Stuart Forster tries his hand at smartphone photography in Central America.
Volcanic landscapes, Caribbean beaches and rainforests teeming with wildlife—including colourful tree frogs and birdlife—were just three aspects that excited me ahead of a visit to Central America recently.
As an avid traveller, I looked forward to the prospect of experiencing destinations around both Costa Rica and El Salvador.
In addition to visiting coffee estates and taking a look inside the crater of a volcano, the journey provided an opportunity to learn more about the region’s history plus chances to try out white water rafting and zip-lining. Adventure travel is growing in Central America.
Historic sites in Central America
Joya de Cerén, a UNESCO World Heritage Site in El Salvador, has been compared to Pompeii in Italy. Both settlements were rapidly covered by ash in volcanic eruptions, providing archaeologists with detailed insights into everyday life. Thanks to finds at Joya de Cerén much has been learned about Mayan life prior to the arrival of Europeans.
At Chalchuapa, I would have a chance to peek inside the church of Santiago, just a couple of minutes’ drive from Tazumal, a strategically important site whose history dates back eight centuries before Jesus Christ walked upon the Earth.
Tazumal is a stepped pyramid and the tallest in El Salvador. Yet, after falling out of use, it remained undiscovered until the first half of the 20th century.
The cuisine of El Salvador and Costa Rica
Over the centuries, migration to Central America has added European and Caribbean influences to the regional cuisine. Cooks make use of fruit and vegetables rarely found elsewhere.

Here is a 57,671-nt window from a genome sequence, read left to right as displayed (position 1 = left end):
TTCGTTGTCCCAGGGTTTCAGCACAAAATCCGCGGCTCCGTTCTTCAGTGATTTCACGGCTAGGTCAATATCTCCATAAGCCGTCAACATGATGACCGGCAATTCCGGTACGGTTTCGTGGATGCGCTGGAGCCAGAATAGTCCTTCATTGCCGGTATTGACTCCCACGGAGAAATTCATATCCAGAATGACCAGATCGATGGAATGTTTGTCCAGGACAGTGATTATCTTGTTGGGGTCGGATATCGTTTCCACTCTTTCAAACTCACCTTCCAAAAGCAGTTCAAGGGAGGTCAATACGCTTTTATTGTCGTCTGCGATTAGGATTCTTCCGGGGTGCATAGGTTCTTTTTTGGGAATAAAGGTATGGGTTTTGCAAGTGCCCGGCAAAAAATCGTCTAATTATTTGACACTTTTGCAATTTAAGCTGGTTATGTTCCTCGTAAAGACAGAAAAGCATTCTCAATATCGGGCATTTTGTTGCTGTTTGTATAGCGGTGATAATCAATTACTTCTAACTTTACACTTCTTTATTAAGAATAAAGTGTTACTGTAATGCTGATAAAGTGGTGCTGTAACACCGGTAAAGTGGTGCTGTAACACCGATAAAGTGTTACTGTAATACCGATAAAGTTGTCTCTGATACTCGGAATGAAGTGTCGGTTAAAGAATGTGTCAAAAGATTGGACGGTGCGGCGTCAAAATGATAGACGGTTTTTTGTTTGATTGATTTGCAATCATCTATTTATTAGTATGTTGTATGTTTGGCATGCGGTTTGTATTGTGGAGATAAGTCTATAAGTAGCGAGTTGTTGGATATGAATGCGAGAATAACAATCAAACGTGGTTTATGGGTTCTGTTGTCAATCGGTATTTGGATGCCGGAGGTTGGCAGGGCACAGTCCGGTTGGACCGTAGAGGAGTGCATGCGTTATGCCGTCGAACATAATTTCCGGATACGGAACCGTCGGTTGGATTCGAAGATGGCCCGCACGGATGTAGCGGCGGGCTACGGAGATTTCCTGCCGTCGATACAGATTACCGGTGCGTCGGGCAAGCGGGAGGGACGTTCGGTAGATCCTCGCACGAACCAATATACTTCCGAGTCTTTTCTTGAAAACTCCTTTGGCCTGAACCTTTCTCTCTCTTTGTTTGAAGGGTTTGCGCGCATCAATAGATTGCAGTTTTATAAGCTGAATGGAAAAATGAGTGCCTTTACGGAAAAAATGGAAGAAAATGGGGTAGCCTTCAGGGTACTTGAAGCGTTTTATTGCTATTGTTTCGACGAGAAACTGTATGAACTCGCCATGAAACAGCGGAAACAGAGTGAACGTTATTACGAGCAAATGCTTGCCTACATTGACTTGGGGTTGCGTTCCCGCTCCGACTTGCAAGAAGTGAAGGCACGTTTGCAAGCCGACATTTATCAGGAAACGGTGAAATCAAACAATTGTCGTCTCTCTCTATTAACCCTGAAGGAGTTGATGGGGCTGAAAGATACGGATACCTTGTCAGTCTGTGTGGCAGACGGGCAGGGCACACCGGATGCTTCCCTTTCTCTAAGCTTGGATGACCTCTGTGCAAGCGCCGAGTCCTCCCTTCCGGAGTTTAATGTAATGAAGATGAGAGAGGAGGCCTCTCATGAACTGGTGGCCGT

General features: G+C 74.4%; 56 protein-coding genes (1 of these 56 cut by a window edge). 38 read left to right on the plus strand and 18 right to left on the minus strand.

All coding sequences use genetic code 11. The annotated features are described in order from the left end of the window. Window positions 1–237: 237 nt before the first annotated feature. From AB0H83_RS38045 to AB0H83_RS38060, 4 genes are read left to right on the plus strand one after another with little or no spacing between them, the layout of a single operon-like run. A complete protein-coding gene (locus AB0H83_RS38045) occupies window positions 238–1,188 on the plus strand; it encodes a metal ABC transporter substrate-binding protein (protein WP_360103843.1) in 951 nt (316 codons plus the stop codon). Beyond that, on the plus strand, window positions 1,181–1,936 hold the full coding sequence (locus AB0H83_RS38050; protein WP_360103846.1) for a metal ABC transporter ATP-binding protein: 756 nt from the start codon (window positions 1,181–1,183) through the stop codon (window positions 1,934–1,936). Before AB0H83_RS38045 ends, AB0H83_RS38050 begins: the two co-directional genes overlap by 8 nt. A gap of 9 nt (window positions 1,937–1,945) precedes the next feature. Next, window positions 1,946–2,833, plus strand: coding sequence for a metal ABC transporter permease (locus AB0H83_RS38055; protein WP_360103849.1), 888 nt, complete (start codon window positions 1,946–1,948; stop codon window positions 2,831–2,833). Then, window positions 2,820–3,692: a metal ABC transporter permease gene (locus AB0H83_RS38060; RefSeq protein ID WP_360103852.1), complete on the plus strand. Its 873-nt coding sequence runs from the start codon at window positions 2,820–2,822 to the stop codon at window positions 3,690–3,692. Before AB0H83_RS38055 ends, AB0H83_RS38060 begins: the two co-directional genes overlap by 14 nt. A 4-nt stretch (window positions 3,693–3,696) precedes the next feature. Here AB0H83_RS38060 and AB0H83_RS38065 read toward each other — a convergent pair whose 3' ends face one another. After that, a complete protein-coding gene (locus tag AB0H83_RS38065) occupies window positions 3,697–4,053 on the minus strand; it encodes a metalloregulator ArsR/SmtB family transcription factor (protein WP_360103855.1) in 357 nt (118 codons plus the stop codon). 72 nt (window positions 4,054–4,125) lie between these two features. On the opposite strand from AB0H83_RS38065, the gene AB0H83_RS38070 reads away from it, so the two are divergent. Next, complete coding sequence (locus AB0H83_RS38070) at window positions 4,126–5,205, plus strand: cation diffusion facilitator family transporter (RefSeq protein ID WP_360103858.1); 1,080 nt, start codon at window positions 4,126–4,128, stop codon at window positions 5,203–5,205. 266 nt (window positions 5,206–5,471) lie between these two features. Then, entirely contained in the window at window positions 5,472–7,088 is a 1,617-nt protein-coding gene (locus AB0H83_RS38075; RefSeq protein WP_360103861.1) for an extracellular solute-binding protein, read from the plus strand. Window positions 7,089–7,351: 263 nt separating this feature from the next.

For foodies, that makes Central America a rewarding place to explore. Lime-infused cerviché, made with fresh fish, and pupusas, a type of filled flatbread reminiscent of sealed pizzas, count among the delicacies served in restaurants.
I look forward to reporting about my experiences in Costa Rica and El Salvador on this website over the months ahead.
Photography in Central America
As an experienced professional travel and food photographer, I knew there would be much to photograph in Central America. In order to capture a selection of quality images, I travelled to the region with a Canon Mark III digital SLR and Canon lenses.
However, after being out on the road, selecting and editing the best of my images can prove a time-consuming process.
The Cubot X17 smartphone
The sleek phone captures photos on a 16-megapixel sensor using a lens with an aperture of f2.2 and a dual LED flash. The front-facing camera, meanwhile, has eight megapixels.
Gesture control technology triggers the camera’s shutter when a V-for-victory sign is detected.
The X17 runs an Android operating system. It has 3GB of RAM and 16GB of ROM. The CPU runs on a 1.3GHz, 64-bit quad-core processor.
The phone is capable of filming at 1080 by 1920 pixels. That represents full HD quality.
The Cubot X17’s camera has a number of photo modes. They include a panorama setting, beauty mode for portraits, motion tracking, a multi-angle view, an option with an inset image, plus a live photo mode.
After arriving at my hotel each evening I was able to quickly log onto the internet via Wi-Fi and distribute images via social media.
The results were pleasing. If you enjoy photography but don’t want to travel with a bag full of camera gear there’s certainly a strong argument for using just a smartphone and developing your mobile photography skills.
Find out more about the region by taking a look at the Central America Tourism Agency website. Known by the acronym CATA, the agency promotes seven of Central America’s nations: Belize, Costa Rica, El Salvador, Guatemala, Honduras, Nicaragua and Panama.
All of the photos illustrating this post were captured on a budget Cubot X17 smartphone.
Photos illustrating this post are by Stuart Forster.
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